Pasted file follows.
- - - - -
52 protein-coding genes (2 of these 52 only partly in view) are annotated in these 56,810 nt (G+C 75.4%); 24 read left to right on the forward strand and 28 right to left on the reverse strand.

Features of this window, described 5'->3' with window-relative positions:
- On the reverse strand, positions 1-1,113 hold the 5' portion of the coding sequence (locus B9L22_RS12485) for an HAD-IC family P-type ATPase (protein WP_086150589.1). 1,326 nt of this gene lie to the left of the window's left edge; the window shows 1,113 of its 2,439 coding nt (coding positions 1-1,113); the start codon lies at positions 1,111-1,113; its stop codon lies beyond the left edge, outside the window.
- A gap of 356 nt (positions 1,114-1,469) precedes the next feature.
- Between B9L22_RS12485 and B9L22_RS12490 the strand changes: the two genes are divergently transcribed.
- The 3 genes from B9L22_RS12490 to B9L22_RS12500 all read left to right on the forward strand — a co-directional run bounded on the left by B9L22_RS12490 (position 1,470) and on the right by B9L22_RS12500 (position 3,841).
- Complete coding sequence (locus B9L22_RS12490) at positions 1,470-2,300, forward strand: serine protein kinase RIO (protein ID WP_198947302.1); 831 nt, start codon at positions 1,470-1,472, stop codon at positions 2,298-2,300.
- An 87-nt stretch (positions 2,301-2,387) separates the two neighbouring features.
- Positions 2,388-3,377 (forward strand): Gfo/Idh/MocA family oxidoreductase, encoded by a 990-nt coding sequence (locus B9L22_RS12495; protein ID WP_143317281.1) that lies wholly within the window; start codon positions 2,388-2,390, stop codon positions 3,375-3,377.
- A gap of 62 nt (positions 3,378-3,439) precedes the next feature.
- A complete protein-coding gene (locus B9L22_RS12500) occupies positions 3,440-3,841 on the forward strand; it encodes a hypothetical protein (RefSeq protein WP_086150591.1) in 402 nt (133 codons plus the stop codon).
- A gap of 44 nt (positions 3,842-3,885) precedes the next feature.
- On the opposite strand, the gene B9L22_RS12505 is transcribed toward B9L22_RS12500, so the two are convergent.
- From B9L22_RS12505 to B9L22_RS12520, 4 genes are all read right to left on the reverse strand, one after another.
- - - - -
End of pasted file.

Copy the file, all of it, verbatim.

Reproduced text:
52 protein-coding genes (2 of these 52 only partly in view) are annotated in these 56,810 nt (G+C 75.4%); 24 read left to right on the forward strand and 28 right to left on the reverse strand.

Features of this window, described 5'->3' with window-relative positions:
- On the reverse strand, positions 1-1,113 hold the 5' portion of the coding sequence (locus B9L22_RS12485) for an HAD-IC family P-type ATPase (protein WP_086150589.1). 1,326 nt of this gene lie to the left of the window's left edge; the window shows 1,113 of its 2,439 coding nt (coding positions 1-1,113); the start codon lies at positions 1,111-1,113; its stop codon lies beyond the left edge, outside the window.
- A gap of 356 nt (positions 1,114-1,469) precedes the next feature.
- Between B9L22_RS12485 and B9L22_RS12490 the strand changes: the two genes are divergently transcribed.
- The 3 genes from B9L22_RS12490 to B9L22_RS12500 all read left to right on the forward strand — a co-directional run bounded on the left by B9L22_RS12490 (position 1,470) and on the right by B9L22_RS12500 (position 3,841).
- Complete coding sequence (locus B9L22_RS12490) at positions 1,470-2,300, forward strand: serine protein kinase RIO (protein ID WP_198947302.1); 831 nt, start codon at positions 1,470-1,472, stop codon at positions 2,298-2,300.
- An 87-nt stretch (positions 2,301-2,387) separates the two neighbouring features.
- Positions 2,388-3,377 (forward strand): Gfo/Idh/MocA family oxidoreductase, encoded by a 990-nt coding sequence (locus B9L22_RS12495; protein ID WP_143317281.1) that lies wholly within the window; start codon positions 2,388-2,390, stop codon positions 3,375-3,377.
- A gap of 62 nt (positions 3,378-3,439) precedes the next feature.
- A complete protein-coding gene (locus B9L22_RS12500) occupies positions 3,440-3,841 on the forward strand; it encodes a hypothetical protein (RefSeq protein WP_086150591.1) in 402 nt (133 codons plus the stop codon).
- A gap of 44 nt (positions 3,842-3,885) precedes the next feature.
- On the opposite strand, the gene B9L22_RS12505 is transcribed toward B9L22_RS12500, so the two are convergent.
- From B9L22_RS12505 to B9L22_RS12520, 4 genes are all read right to left on the reverse strand, one after another.